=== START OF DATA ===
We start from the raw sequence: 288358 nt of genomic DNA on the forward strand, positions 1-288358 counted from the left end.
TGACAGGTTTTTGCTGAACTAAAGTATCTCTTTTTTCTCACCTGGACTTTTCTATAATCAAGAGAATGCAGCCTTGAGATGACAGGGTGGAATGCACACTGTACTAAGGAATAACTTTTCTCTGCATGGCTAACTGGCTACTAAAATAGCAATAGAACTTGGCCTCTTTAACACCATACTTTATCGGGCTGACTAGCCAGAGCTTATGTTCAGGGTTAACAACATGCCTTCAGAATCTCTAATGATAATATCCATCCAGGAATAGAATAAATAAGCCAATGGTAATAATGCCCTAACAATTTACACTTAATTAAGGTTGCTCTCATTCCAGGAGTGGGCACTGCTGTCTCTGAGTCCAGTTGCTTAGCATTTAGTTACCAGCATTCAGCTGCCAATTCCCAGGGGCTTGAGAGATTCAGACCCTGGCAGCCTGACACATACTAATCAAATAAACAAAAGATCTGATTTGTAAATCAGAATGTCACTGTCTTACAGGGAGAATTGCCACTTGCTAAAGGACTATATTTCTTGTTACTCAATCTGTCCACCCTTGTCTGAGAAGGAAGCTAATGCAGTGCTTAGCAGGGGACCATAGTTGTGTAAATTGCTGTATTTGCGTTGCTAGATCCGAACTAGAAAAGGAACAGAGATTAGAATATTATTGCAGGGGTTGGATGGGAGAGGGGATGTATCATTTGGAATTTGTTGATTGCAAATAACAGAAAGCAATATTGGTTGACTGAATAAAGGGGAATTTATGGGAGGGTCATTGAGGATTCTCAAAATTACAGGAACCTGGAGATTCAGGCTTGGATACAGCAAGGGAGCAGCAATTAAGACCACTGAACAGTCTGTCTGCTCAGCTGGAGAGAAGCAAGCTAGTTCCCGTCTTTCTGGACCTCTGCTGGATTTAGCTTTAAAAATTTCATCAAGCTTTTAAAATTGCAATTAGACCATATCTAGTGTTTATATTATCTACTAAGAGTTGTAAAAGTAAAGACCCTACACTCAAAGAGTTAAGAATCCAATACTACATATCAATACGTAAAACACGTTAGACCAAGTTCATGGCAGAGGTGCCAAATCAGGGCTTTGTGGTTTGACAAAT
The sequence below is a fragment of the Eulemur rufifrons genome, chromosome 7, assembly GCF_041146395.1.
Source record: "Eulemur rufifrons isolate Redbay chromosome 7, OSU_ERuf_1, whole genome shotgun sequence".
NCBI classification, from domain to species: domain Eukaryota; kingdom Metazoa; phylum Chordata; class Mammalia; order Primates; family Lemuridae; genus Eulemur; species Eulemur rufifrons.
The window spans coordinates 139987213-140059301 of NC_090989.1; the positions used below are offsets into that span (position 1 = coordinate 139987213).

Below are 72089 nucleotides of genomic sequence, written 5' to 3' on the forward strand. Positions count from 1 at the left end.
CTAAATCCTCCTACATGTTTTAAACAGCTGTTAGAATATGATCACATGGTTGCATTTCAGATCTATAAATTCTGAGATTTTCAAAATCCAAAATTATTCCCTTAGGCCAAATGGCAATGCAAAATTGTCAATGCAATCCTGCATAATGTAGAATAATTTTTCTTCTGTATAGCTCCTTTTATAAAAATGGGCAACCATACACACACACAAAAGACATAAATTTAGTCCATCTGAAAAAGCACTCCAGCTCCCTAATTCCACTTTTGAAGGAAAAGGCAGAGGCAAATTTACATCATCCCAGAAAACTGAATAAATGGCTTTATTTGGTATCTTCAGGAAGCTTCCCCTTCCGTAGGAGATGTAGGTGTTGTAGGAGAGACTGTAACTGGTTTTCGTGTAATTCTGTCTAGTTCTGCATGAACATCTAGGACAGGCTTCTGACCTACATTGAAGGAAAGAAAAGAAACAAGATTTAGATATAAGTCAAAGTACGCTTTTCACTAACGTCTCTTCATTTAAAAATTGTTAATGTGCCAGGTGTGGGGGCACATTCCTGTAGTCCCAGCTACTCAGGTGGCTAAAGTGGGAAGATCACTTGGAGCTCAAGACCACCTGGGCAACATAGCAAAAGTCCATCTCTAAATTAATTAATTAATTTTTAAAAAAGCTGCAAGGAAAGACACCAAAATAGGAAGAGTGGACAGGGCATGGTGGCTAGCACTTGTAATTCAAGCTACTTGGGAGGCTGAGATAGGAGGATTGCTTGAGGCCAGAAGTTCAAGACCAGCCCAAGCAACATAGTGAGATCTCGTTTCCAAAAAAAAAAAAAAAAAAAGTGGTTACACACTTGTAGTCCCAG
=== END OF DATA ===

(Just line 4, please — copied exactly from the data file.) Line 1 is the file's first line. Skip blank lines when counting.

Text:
Source record: "Eulemur rufifrons isolate Redbay chromosome 7, OSU_ERuf_1, whole genome shotgun sequence".